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BELL-COT, Bell-gable, or Bell-turret, the place where one or more bells are hung in chapels or small churches which have no towers. Bell-cots are sometimes double, as at Northborough and Coxwell; a very common form in France and Switzerland admits of three bells. In these countries also they are frequently of wood and attached to the ridge. In later times bell-turrets were much ornamented; on the continent of Europe they run up into a sort of small, slender spire, called flèche in France, and guglio in Italy. A bell-cot, gable or turret often holds the "Sanctus-bell," rung at the saying of the "Sanctus" at the beginning of the canon of the Mass, and at the consecration and elevation of the Elements in the Roman Church. This differs but little from the common bell-cot, except that it is generally on the top of the arch dividing the nave from the chancel. At Cleeve, however, the bell seems to have been placed in a cot outside the wall. Sanctus-bells have also been placed over the gables of porches.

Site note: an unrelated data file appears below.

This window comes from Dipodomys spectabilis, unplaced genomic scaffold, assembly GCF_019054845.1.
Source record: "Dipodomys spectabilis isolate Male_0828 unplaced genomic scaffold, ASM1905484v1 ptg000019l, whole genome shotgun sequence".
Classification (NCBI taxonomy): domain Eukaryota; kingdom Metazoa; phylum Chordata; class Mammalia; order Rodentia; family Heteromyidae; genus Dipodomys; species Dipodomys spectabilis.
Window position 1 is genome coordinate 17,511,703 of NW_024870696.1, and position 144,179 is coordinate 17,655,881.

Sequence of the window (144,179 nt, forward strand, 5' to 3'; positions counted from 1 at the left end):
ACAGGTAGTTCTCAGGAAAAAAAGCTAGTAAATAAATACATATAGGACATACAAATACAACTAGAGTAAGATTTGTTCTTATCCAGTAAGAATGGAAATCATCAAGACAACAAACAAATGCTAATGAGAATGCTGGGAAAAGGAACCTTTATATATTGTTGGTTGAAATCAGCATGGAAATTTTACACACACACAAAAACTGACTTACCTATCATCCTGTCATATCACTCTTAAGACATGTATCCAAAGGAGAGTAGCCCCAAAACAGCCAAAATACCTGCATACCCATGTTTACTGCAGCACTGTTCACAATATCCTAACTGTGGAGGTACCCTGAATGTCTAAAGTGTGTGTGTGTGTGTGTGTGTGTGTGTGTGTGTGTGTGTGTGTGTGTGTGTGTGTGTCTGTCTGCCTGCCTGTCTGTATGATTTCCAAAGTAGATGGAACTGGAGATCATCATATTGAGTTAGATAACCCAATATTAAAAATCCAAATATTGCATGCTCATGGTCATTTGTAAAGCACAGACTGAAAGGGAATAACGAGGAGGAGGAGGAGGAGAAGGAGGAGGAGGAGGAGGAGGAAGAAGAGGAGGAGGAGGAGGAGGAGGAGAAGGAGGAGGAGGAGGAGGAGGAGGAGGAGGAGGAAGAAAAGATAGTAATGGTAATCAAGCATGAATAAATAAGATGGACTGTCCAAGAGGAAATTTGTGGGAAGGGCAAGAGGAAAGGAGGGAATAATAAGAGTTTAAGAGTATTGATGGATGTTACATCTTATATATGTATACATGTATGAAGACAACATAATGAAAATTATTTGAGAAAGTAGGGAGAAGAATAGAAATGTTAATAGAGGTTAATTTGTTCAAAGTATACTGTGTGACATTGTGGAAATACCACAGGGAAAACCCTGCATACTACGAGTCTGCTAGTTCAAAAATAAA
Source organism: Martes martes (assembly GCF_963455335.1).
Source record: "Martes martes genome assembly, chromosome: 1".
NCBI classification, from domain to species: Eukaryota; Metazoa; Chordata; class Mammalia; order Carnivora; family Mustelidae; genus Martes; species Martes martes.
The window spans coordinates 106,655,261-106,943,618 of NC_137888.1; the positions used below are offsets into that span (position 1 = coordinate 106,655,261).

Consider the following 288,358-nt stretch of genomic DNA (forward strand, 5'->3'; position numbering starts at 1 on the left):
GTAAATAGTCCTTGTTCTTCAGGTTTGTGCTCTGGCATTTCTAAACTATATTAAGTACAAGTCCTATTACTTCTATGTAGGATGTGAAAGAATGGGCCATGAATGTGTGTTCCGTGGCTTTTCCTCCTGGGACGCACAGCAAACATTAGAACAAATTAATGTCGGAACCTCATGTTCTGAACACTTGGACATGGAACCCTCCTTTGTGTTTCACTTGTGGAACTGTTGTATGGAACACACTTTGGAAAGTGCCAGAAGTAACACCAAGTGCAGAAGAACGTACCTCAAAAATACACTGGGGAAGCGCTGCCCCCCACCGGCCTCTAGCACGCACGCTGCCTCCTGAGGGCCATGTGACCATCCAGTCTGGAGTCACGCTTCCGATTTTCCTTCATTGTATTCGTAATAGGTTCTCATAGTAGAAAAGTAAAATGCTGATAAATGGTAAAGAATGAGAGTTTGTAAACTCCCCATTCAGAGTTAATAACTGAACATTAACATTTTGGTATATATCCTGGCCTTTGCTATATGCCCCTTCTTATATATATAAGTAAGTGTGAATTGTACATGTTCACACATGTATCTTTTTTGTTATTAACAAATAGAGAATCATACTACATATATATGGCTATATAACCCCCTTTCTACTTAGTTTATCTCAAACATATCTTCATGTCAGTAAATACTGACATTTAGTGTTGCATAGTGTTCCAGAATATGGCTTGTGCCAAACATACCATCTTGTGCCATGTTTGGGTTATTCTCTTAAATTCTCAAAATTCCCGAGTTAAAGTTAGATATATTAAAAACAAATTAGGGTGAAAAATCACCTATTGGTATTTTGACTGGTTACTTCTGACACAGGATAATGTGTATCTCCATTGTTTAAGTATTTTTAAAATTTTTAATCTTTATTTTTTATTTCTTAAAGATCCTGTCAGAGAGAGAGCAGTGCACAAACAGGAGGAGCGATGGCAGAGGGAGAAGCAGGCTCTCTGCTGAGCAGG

Note - this article incorporates content from Encyclopaedia Britannica, Eleventh Edition, (1910-1911)

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